Ditching the Deutsche: Renault Rafale E-Tech

The question is, if this big new Renault didn’t exist, would you need to invent it? (Renault)
The question is, if this big new Renault didn’t exist, would you need to invent it? (Renault)

Renault Rafale, then. Yet another SUV. This time it’s a conventional full hybrid with pronounced coupe styling, a very contemporary crisp sort of look, lots of piano black exterior trim, and, as ever in the class, great big allow wheels. As we all know, there is a plethora of SUVs to choose from these days, from Alfa Romeo to Rolls Royce to Lotus. No one would argue we need yet another one to clog up the roads and shoehorn into a parking space.

So the question is, if this big new Renault didn’t exist, would you need to invent it?

Comfortable and in control: the Rafale’s cockpit with 12-inch touchscreen (Renault)
Comfortable and in control: the Rafale’s cockpit with 12-inch touchscreen (Renault)

On balance, I’d say yes. Competition, after all, is good because it means that consumers can get a better deal, and because it encourages manufacturers to innovate. Here I have to concede that the Renault Rafale, in truth, isn’t a terribly different looking design. It’s pretty generic, in fact, and highly reminiscent of products from its fellow French marques, the Peugeot 3008/5008 (old and new versions), and the seldom seen Citroen C5 X.

It’s chunky at the front, with the fashionable “premium” style grille, highly-styled LED lights, high-waisted from the side, and boasts a pronounced “bustle” at the rear. It’s not distinctive but it’s not bad looking either.

The ‘ingenius’ armrest has two tablet holders, two drink holders and two USB-C ports (Renault)
The ‘ingenius’ armrest has two tablet holders, two drink holders and two USB-C ports (Renault)

The same goes for the interior, which again doesn’t break new ground but is tastefully trimmed with some excellently comfortable seats in a warm alcantara fabric. The higher trim levels also get the well-regarded Harman Kardon audio system, voice command control, and a heads-up display of speed and so on projected on the windscreen – good for safety.

The Rafale’s ride is good, only getting caught out on the most vicious of speed traps; for a heavy car the handling is also pretty good, though the steering could do with being a touch more direct.

If you would like a bit more visual drama indoors and out, by the way, I’d recommend the Cupra Formentor or a Maserati Levante.

Yet the Rafale does do some things that its mainstream competition doesn’t do. Such as… four-wheel steering, with the rear wheels turning in the opposite direction (a little) to help with low-speed manoeuvring (say, in tight corners in multistorey car parks), and at high speeds, when it helps stabilise the vehicle. The effect is quite moderate in both cases, indeed almost imperceptibly so, but I can believe that it’s a useful feature – and usually only found on some variants of more expensive makes such as the Porsche Cayenne and Mercedes EQE.

THE SPEC

Renault Rafale E-Tech 200hp

Price: £44,695 (as tested; range starts at £38,125

Engine capacity: 1.2l petrol 3-cyl, 6-sp auto + 2x elec motor

Power output (hp): 200

Top speed (mph): 111

0 to 60 (seconds): 8.9

Fuel economy (mpg): 60.1 (inc battery-only use)

CO2 emissions (WLTP, g/km): 107

The downside, obviously, is some concern about the long-term durability of such an advanced feature; but for the new car buyer, it should be covered by the warranty. (I’ve no necessary reason to query the Renault’s quality, by the way; it’s just an another thing to go wrong, to express an old-fashioned attitude).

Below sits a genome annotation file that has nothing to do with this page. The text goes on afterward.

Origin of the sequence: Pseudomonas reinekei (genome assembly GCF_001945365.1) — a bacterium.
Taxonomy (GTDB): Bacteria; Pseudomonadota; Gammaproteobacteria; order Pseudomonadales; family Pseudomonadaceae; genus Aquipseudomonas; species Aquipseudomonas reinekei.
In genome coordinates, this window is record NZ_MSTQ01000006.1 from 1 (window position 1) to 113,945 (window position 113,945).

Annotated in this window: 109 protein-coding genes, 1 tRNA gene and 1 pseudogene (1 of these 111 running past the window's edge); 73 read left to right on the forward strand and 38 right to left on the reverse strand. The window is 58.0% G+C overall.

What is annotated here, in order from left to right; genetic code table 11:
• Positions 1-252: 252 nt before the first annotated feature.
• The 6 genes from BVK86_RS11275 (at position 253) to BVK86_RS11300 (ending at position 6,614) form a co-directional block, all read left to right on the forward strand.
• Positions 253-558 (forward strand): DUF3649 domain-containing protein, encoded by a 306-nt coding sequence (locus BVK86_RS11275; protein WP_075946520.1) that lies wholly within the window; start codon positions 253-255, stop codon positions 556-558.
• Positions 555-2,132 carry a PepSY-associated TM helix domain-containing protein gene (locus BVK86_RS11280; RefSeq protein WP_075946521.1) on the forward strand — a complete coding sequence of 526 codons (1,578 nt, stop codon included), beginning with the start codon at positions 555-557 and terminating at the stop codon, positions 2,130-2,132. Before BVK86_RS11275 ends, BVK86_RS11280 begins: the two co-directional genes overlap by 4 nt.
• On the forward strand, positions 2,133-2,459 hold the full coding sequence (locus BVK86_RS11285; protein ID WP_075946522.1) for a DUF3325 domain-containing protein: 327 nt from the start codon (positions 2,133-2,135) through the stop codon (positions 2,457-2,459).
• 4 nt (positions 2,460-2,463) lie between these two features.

Second, and it’s quite fun, is the self-described “ingenius armrest” (a Renault registered trademark), at the back. It’s hard to describe but basically the armrest comes down, as usual, you lift a flap and there are a couple of claw-like bits of plastic that lift out and can hold either a couple of smartphones or a tablet to keep those in the back seats (especially the kids) happily occupied on a journey.

Like the four-wheel steering, it’s not something that anyone walks into a car showroom and asks for, but, well, it is novel at least.

The large panoramic glass roof darkens and lightens via voice or manual control (Renault)
The large panoramic glass roof darkens and lightens via voice or manual control (Renault)

The Renault really makes a case for itself in being thoroughly class competitive, on price, space and equipment levels. Benchmarked against (deep breath) the Nissan X-Trail, Audi Q2, Toyota RAV4, Hyundai Santa Fe, Volkswagen Tiguan, Peugeot 3008, and BMW X2, it can claim the following on all of them: superior fuel economy (and CO2 emissions), as taxable benefit in kind.

All versions of the Rafale also have a rather cool panoramic glass roof with variable opacity, that four-wheel “4control advanced” steering system, two 12-inch touchscreens and front, rear and side parking sensors.

The Rafale has a chunky ‘premium’ style grille and a sleek sportback body (Renault)
The Rafale has a chunky ‘premium’ style grille and a sleek sportback body (Renault)

“Rafale” means a little puff of wind, as well as being the same of a pioneering pre-war aircraft, and this new coupe SUV deserves to give Renault a bit of a boost in the large “D-segment” of the car market. In the UK the firm hasn’t had much luck in this sector since they stopped making the Laguna and Safrane.

Car nuts enjoyed the joie de vivre we saw in the avant-garde Vel Satis and Avantime, but the time has come, to mix languages, to take the game to the German premium competition and “ditch the Deutsche”. Hence the invention of the Rafale. It will be interesting to watch, and, indeed, drive.